Acton Institute Powerblog Archives

Post Tagged 'virtue'

New Issue of the Journal of Markets & Morality (Vol. 22, No. 1)

The newest issue of the Journal of Markets & Morality has been published both in print and online here. Scholarly contributions range from a study of joy and labor in Ecclesiastes, virtue and vice in the American founding, whistleblowing, and the economics and ethics of education, including a Controversy debating the merits and demerits of the tenure system. Continue Reading...

The cramped morality of trade protectionism

“If a product is seen only as the opportunity for work, it is certain that the anxieties of protectionists are well founded.” –Frédéric Bastiat, Economic Sophisms Drawing inspiration from a 1847 essay by the inimitable Frédéric Bastiat, economist Donald Boudreaux tackles a popular argument from today’s trade protectionists: namely, “that protectionism is justified if enough consumers or voters are willing to pay higher prices in order to help workers.” The problem, of course, is that such a perspective debases the value of labor to the value of products and vice versa, ignoring the many other relationships and ripple-effects that production and trade are bound to inspire. Continue Reading...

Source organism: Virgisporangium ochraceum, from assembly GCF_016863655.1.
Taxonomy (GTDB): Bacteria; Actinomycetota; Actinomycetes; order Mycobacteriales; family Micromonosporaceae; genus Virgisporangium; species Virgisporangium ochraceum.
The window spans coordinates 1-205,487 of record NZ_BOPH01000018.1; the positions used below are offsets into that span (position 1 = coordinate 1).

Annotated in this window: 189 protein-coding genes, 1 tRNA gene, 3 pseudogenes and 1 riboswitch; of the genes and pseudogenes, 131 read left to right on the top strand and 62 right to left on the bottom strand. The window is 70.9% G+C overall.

Radio Free Acton: Jim McGann on the world of think tanks; Upstream on Spiderman: Homecoming

This week on Radio Free Acton, we talk with Jim McGann (senior lecturer of International Studies at the Lauder Institute, director of the Think Tanks and Civil Societies Program and senior fellow, Fels Institute of Government at the University of Pennsylvania) about the world of think tanks – what they are, what they do well, and where they can improve their effectiveness. Continue Reading...

Fusionism and Western Civ

Pope Leo XIII, writing in the midst of social crisis at the end of the nineteenth century, wisely observed: “When a society is perishing, the wholesome advice to give to those who would restore it is to call it to the principles from which it sprang.” For the American experiment in ordered liberty, this means in large part going back to the Anglo-American tradition represented by Adam Smith and Edmund Burke. Continue Reading...